Apr 12, 2018 11:00 AM

Author: Allison Elmer, CPH, Cancer Information Specialist

The Immortal Life of Henrietta Lacks is an acclaimed nonfiction book about the revolutionary research, ethical questions, and racism wrapped up in one woman’s cancer story. It’s a good selection for National Minority Health Month, which focuses on health disparities among racial and ethnic minority populations in the United States.

In 1951, an African-American woman named Henrietta Lacks went to Johns Hopkins Hospital to have a doctor look at a “knot” in her womb, which turned out to be cervical cancer. Her doctor took two biopsies, one of cancer cells and one of healthy cells. The cells were taken without Lacks’s knowledge or consent.

Lacks’s cells ended up in the lab of cell biologist Dr. George Gey. Because of a mutation, her cells were able to survive and reproduce outside of the body. Dr. Gey grew the cells continuously in the lab, something that had never been done before.  

Named after the first two letters of her first and last name, the HeLa cells were used in many different medical experiments because they could be grown so easily in the lab. HeLa enabled the development of in vitro fertilization, the first clone of a human cell, the development of the polio vaccine, advances in gene mapping, and more.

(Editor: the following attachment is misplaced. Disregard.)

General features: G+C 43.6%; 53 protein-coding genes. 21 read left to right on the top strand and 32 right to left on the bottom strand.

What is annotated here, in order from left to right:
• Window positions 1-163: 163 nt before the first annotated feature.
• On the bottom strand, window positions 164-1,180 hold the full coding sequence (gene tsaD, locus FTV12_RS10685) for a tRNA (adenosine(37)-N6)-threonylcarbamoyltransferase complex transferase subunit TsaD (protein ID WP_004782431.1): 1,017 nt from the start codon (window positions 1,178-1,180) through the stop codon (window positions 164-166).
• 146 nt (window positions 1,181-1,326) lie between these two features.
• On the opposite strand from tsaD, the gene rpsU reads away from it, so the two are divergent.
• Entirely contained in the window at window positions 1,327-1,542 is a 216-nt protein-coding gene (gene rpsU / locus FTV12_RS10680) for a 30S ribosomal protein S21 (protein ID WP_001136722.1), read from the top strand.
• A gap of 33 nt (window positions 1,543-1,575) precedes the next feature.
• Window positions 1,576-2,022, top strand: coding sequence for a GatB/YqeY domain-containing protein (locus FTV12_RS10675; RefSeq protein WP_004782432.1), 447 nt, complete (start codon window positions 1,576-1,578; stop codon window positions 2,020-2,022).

Before this book, very few people knew the source of HeLa cells. The book introduces us to the woman who helped change modern medicine. It also considers the ethical dilemmas of using patient cells without knowledge or consent, the way race played a part in how Lacks was treated, and the impact on her family decades later.

During National Library Week (April 8-14), stop by the Cancer Learning Center on the 6th floor of the HCI hospital or see our online catalog to check out The Immortal Life of Henrietta Lacks. Or find another book, CD, or play-a-way that grabs your attention.

graphic shows timeline of henrietta lack's story and hela cell research

Image courtesy of NIH.

Allison Elmer, CPH, Cancer Information Specialist

The G. Mitchell Morris Cancer Learning Center

cancer learning center cervical cancer minority health health equity

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